In Moscow, Russian Foreign Minister Sergei Lavrov urged Pyongyang and Washington to sign up to a previously unveiled joint Russian-Chinese plan under which North Korea would freeze missile tests and the United States and South Korea would impose a moratorium on large-scale military exercises. Neither the United States nor North Korea has embraced the plan.

Lavrov said the risks of a military conflict over North Korea's nuclear program are very high and Moscow is deeply worried by the threats from Washington and Pyongyang.

"Unfortunately, the rhetoric in Washington and Pyongyang is now starting to go over the top," Lavrov said on live state television at a forum for Russian students. "We still hope and believe that common sense will prevail."

The annual joint U.S.-South Korean military exercise, called Ulchi-Freedom Guardian, is expected to proceed as scheduled starting on Aug. 21, said Lieutenant Colonel Christopher Logan, a Pentagon spokesman.

Trump's latest comments were a continuation of days of incendiary rhetoric, including his warning on Tuesday that the United States would unleash "fire and fury" on Pyongyang if it threatened the United States.

Amid the heated words, South Koreans are buying more ready-to-eat meals that could be used in an emergency and the government is planning to expand nationwide civil defense drills planned for Aug. 23. Hundreds of thousands of troops and huge arsenals are arrayed on both sides of the tense demilitarized zone between the two Koreas.

TRUMP RESPONDS TO MERKEL

Tension in the region rose when North Korea staged two nuclear bomb tests last year and increased further when it launched two intercontinental ballistic missile (ICBM) tests in July in defiance of world powers.

The United Nations this month tightened sanctions on Pyongyang after it tested two ICBMs designed to carry nuclear warheads to the United States.

The damage inflicted on world stocks this week by the tensions topped $1 trillion by Friday, as investors again took cover in the yen, the Swiss franc, gold and government bonds.

U.S. financial markets took the rhetorical escalation in stride on Friday. The Dow Jones Industrial Average rose 0.07 percent while the S&P 500 gained 0.13 percent and the Nasdaq Composite firmed 0.64 percent.

German Chancellor Angela Merkel said there is no military solution to the dispute, adding that "an escalation of the rhetoric is the wrong answer."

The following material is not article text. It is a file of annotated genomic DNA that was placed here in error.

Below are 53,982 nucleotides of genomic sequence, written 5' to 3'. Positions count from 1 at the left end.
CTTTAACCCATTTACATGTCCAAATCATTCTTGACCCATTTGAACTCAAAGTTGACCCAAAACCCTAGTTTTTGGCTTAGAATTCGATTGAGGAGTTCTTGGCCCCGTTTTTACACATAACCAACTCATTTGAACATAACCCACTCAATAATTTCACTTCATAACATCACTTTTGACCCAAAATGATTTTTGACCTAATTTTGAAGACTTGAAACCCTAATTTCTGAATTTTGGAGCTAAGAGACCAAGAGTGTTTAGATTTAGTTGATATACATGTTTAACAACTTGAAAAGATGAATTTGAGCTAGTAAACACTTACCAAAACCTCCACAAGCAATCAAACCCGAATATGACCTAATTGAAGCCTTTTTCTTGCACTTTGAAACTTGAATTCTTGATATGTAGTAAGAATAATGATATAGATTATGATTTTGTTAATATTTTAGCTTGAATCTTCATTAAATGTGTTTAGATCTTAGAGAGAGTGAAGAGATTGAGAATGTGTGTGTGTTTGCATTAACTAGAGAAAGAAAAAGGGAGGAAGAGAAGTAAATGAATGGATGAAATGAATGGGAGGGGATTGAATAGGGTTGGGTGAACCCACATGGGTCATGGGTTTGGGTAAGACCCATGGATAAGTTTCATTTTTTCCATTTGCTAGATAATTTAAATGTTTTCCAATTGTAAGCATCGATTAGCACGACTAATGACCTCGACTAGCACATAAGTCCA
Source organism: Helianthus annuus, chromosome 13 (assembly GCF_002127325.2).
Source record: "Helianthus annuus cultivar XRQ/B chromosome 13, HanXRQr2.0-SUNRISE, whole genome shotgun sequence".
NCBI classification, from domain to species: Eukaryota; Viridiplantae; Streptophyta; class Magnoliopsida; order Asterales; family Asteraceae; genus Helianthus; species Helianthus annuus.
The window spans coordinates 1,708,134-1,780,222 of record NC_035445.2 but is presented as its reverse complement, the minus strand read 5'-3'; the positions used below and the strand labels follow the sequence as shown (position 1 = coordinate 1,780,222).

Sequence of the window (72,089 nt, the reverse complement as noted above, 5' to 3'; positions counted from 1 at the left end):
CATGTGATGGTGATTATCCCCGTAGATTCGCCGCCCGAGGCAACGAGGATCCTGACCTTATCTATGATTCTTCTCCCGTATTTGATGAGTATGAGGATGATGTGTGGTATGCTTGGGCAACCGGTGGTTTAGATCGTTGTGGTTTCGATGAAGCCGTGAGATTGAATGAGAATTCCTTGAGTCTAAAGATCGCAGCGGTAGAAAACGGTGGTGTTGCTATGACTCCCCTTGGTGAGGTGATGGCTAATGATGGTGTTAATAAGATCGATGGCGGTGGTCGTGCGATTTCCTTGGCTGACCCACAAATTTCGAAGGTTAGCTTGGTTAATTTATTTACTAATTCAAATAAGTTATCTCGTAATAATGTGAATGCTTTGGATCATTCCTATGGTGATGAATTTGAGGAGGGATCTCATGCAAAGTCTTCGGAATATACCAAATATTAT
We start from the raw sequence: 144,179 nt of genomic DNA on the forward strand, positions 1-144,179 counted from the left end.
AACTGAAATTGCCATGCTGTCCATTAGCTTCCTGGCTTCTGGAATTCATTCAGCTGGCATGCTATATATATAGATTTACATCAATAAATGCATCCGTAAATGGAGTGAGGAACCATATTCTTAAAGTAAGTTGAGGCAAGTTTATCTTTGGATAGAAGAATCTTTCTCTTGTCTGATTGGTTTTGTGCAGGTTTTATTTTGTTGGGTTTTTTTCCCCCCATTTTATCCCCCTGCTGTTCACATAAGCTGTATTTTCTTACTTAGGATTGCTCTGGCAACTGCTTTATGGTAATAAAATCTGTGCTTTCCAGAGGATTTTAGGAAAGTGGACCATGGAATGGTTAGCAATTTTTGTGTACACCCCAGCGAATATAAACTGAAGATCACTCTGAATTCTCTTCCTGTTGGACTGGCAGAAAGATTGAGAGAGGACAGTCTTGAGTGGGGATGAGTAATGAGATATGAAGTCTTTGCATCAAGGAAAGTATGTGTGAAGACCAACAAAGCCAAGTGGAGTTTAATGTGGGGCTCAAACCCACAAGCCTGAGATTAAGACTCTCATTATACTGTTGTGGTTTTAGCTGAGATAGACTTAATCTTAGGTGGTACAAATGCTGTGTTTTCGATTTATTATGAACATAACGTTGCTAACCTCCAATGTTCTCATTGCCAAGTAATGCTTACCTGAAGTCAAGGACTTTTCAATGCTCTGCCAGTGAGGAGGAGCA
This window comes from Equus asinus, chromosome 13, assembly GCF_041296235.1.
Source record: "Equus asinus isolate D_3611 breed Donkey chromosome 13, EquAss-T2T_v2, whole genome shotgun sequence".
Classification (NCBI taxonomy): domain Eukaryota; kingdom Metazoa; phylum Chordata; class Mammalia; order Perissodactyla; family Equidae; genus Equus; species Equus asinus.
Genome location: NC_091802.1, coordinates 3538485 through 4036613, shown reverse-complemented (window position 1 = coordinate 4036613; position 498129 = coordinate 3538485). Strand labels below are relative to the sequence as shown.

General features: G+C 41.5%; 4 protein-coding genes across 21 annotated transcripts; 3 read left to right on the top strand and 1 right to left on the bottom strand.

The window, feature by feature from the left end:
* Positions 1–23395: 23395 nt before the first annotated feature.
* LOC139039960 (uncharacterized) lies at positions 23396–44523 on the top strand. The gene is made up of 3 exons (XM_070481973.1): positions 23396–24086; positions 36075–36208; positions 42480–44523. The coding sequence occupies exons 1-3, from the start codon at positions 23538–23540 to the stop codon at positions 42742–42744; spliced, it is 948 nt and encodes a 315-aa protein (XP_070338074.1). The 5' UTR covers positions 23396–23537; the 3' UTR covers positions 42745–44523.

"I see the need for enduring work at the U.N. Security Council ... as well as tight cooperation between the countries involved, especially the U.S. and China," Merkel told reporters in Berlin.

Trump said hours later, "Let her speak for Germany."

EU foreign policy chief Federica Mogherini has called a meeting of EU member states next week to discuss what action they will take regarding North Korea.

There were no changes as of Friday morning in the U.S. military status in the continental United States or in the Pacific military command readiness or alert status, U.S. officials said.

China, North Korea's most important ally and trading partner, hopes all sides can do more to help ease the crisis and increase mutual trust, rather than taking turns in shows of strength, the Chinese Foreign Ministry said. Trump on Thursday again urged China to do more to resolve the situation.

For an interactive on North Korea's missile capabilities, click: http://fingfx.thomsonreuters.com/gfx/rngs/NORTHKOREA-MISSILES/010041L63FE/index.html

For a graphic on North Korean missile trajectories, ranges, click: http://fingfx.thomsonreuters.com/gfx/rngs/NORTHKOREA-MISSILES/010050CG0RT/NORTHKOREA-MISSILES.png

For a graphic on Guam, click: http://fingfx.thomsonreuters.com/gfx/rngs/NORTH-KOREA-MISSILES/010050CH0RV/GUAM.jpg

(Additional reporting by Doina Chiacu, David Brunnstrom and Idrees Ali in WASHINGTON, Ben Blancard in BEIJING, Dahee Kim, Haejin Choi and Christine Kim in SEOUL, Dustin Volz in SAN FRANCISCO, Tim Kelly in TOKYO, Martin Petty in GUAM, Kim Coghill in SINGAPORE, Michelle Nichols at the UNITED NATIONS, Dmitry Solovyov in MOSCOW, Joseph Nasr and Paul Carrel in BERLIN; Writing by Will Dunham and Eric Beech; Editing by Alistair Bell and James Dalgleish)